Lewisboro Town Justice Marc A. Seedorf has pleaded guilty to tax evasion for failure to pay $160,000.
Seedorf did not file tax returns for 11 years, from 2005 to 2015, according to the criminal information, concealed income from a lawsuit settlement and from a private law practice, and at one point had amassed $487,000 in tax liabilities.
Seedorf orchestrated a scheme from 2009 to 2019, the criminal information states, to evade paying taxes “largely by failing to file personal income tax returns, ignoring the IRS’ repeated requests for documents and records, and taking steps to conceal the existence of … assets.”
Seedorf, of South Salem, has served as town justice since 1998. He worked as a prosecutor for the Bronx district attorney after graduating from Brooklyn Law School in 1981, and has maintained a private law practice for 33 years.
He formed a solo practice in the Bronx in 2012. Then from 2013 through 2015 he did not report his income, according to the criminal information.
He also failed to report more than $1.5 million from a 2012 lawsuit settlement. The criminal information does not identify the case, but Westchester Supreme Court records show a $2.8 million award in a medical malpractice settlement that year, in the death of his wife, Donna. The award included legal fees and payments to his three children.
Seedorf asked the law firm that represented him to deposit his portion of the settlement in the firm’s attorney trust account, according to the criminal information, “as part of his effort to conceal the funds from the IRS.”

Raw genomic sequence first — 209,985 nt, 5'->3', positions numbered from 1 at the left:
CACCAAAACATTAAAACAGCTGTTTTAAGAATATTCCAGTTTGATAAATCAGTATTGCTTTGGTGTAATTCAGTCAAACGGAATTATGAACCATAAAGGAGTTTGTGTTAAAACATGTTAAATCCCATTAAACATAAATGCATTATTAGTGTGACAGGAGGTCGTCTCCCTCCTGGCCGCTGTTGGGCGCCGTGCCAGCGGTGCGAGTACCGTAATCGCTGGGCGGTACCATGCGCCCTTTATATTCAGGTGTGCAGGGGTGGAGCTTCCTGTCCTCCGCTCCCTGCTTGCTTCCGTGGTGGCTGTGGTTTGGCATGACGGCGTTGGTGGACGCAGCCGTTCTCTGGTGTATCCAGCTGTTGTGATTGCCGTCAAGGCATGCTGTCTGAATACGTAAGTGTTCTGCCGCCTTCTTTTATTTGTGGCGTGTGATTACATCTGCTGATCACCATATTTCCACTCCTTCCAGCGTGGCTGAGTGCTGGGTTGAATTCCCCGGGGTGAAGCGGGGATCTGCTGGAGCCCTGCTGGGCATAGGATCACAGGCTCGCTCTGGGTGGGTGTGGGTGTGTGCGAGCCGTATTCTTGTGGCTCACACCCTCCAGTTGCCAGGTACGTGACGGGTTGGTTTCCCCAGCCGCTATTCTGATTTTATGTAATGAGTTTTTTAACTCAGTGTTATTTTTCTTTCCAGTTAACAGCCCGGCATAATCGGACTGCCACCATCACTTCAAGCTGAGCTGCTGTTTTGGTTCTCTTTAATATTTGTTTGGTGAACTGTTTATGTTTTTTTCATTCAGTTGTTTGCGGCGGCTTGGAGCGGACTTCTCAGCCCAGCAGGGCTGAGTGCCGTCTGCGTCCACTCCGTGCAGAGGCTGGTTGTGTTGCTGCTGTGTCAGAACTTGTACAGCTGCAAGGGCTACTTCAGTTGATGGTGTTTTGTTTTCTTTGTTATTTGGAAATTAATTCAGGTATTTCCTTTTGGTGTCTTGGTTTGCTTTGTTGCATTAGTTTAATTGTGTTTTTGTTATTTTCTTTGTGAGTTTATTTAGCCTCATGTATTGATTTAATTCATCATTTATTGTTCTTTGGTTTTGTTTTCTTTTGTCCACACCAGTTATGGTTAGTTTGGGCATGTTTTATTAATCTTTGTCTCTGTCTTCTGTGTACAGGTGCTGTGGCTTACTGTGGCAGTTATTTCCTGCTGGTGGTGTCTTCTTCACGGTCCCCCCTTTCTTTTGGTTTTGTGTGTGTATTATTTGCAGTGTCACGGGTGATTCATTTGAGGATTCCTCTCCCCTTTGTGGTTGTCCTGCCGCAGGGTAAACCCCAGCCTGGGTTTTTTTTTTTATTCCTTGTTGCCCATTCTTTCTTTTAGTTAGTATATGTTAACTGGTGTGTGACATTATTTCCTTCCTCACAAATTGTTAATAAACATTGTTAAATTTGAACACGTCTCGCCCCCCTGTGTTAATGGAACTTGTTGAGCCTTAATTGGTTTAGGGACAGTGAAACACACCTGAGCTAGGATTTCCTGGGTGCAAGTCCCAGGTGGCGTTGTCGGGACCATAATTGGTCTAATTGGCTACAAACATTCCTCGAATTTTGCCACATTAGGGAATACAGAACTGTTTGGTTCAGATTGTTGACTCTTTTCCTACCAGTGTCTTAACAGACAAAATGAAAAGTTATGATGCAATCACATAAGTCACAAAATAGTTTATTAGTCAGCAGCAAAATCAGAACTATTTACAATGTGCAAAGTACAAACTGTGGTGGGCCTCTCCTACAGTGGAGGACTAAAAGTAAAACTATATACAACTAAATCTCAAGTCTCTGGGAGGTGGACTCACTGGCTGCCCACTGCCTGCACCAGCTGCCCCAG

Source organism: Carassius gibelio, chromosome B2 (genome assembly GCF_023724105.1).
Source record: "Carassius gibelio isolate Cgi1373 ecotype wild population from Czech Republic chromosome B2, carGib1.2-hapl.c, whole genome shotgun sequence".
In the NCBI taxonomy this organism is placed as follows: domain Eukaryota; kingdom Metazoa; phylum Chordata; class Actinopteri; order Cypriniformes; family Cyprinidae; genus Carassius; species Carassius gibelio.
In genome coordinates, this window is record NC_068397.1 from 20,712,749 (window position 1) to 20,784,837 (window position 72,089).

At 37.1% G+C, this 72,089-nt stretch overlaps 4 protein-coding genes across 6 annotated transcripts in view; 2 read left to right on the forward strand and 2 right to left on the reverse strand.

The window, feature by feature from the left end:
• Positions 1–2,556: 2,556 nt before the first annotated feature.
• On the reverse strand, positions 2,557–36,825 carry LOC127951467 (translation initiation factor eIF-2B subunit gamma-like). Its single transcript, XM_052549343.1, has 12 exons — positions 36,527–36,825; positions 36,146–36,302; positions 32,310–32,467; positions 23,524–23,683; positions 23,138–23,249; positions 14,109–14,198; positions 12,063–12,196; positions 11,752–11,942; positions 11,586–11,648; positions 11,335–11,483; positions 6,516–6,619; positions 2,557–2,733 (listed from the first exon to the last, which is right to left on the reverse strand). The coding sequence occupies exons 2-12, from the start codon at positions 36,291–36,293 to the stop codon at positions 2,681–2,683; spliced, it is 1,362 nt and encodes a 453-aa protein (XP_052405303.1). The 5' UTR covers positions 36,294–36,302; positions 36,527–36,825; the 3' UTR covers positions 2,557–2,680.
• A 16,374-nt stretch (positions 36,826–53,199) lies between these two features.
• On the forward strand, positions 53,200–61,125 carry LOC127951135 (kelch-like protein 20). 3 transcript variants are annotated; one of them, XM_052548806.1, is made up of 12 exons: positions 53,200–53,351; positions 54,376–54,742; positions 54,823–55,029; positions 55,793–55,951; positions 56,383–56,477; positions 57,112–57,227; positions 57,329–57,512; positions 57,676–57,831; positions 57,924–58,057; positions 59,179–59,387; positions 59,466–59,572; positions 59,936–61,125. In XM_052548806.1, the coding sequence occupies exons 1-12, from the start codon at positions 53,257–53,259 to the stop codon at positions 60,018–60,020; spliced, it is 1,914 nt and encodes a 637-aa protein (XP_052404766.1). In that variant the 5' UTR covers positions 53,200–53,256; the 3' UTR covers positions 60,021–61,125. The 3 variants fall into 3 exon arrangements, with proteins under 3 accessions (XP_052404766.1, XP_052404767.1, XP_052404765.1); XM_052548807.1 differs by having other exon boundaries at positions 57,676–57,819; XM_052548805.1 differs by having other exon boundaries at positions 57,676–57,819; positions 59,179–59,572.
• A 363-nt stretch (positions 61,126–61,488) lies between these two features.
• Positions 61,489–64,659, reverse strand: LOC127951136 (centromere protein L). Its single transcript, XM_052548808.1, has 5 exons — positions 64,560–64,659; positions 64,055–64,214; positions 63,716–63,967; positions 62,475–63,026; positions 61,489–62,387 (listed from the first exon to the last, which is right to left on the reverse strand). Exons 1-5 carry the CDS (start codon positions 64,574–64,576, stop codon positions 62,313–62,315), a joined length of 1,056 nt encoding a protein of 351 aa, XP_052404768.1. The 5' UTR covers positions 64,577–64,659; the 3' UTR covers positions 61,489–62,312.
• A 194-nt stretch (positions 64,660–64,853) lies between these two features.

Then he instructed the firm to transfer most of the funds to his own firm’s accounts and to his brother-in-law, but not to his personal bank account.
He put some of the money in his investment account, made mortgage payments on a home that was facing foreclosure and paid down $357,100 of his federal tax liability.
He told an IRS revenue agent who had begun an audit in 2014 that he had borrowed money from his law firm’s escrow account to pay the taxes. He did not disclose the lawsuit settlement.
He never provided records that the IRS demanded for an audit, the criminal information states, and he did not respond to mail, telephone and email messages from the agency.
In pleading guilty to one count of tax evasion, Seedorf faces up to five years in prison. He is scheduled to be sentenced on March 24 by U.S. District Judge Cathy Seibel in White Plains federal court.
Assistant U.S. Attorney Jeffrey C. Coffman is in charge of the prosecution.